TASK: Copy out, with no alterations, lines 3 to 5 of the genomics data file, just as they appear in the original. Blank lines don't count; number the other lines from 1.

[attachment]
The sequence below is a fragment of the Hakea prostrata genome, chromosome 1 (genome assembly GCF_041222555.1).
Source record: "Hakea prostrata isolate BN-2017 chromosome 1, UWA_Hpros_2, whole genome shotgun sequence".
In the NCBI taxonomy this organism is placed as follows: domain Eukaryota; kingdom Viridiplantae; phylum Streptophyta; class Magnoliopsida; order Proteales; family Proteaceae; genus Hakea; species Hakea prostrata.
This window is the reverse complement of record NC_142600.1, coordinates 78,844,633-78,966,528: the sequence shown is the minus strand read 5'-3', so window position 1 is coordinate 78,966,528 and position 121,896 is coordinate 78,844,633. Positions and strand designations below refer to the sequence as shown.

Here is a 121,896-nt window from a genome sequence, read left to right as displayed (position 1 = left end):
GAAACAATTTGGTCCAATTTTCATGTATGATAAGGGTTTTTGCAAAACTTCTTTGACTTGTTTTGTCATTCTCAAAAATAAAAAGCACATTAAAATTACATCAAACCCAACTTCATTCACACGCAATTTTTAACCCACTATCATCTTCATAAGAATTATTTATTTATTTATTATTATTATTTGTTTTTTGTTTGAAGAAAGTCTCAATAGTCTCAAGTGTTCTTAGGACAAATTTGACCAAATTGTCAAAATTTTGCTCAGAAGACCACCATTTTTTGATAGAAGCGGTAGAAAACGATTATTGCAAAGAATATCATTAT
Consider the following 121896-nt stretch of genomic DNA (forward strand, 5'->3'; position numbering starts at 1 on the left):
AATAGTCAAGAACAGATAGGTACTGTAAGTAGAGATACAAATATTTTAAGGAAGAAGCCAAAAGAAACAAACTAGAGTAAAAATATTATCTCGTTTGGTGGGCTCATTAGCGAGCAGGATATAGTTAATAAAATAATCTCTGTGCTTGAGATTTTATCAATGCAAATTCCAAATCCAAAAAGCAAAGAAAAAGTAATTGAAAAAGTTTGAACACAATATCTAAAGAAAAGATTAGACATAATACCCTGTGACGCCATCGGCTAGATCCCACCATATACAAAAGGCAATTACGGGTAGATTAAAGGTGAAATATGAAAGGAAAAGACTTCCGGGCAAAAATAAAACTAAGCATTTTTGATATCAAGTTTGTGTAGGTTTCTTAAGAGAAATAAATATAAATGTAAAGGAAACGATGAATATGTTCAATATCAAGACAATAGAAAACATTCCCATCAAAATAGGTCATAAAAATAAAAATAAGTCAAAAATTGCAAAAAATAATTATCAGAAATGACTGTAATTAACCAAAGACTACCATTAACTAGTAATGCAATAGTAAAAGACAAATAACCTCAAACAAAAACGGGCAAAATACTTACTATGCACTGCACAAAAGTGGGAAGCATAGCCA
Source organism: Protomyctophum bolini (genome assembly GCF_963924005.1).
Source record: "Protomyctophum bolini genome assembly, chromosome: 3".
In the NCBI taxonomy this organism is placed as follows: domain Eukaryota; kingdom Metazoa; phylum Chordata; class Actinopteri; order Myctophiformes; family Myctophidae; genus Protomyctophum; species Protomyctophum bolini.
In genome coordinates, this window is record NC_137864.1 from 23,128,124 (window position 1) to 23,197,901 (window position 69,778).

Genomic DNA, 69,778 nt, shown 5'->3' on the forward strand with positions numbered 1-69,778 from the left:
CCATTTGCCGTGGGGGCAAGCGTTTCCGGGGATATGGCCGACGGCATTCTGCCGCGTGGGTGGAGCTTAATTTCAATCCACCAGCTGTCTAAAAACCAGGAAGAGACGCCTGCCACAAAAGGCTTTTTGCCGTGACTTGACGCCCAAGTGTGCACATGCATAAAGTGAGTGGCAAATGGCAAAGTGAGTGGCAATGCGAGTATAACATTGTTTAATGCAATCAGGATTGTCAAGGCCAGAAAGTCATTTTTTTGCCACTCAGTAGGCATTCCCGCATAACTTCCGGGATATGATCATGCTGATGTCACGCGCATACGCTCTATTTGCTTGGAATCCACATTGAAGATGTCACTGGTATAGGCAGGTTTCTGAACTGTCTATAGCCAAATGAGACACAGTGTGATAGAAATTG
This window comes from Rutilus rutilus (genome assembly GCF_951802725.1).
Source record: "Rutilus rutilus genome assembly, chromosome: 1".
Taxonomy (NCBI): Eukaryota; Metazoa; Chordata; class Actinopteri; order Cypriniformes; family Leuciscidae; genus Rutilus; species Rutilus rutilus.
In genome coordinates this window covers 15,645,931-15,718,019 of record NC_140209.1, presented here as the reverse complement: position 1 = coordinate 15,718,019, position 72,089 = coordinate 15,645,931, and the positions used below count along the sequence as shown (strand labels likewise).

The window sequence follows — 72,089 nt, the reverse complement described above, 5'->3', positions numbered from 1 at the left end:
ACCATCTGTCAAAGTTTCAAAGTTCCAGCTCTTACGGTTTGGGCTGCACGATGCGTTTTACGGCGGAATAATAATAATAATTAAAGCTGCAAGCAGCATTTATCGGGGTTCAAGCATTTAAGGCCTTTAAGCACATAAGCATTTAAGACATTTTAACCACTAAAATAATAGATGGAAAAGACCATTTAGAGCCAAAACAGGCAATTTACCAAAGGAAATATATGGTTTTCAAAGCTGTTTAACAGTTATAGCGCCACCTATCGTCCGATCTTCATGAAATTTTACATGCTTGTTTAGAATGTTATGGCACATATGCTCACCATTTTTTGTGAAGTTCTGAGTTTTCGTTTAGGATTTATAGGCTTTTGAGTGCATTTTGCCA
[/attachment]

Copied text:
In the NCBI taxonomy this organism is placed as follows: domain Eukaryota; kingdom Viridiplantae; phylum Streptophyta; class Magnoliopsida; order Proteales; family Proteaceae; genus Hakea; species Hakea prostrata.
This window is the reverse complement of record NC_142600.1, coordinates 78,844,633-78,966,528: the sequence shown is the minus strand read 5'-3', so window position 1 is coordinate 78,966,528 and position 121,896 is coordinate 78,844,633. Positions and strand designations below refer to the sequence as shown.

Here is a 121,896-nt window from a genome sequence, read left to right as displayed (position 1 = left end):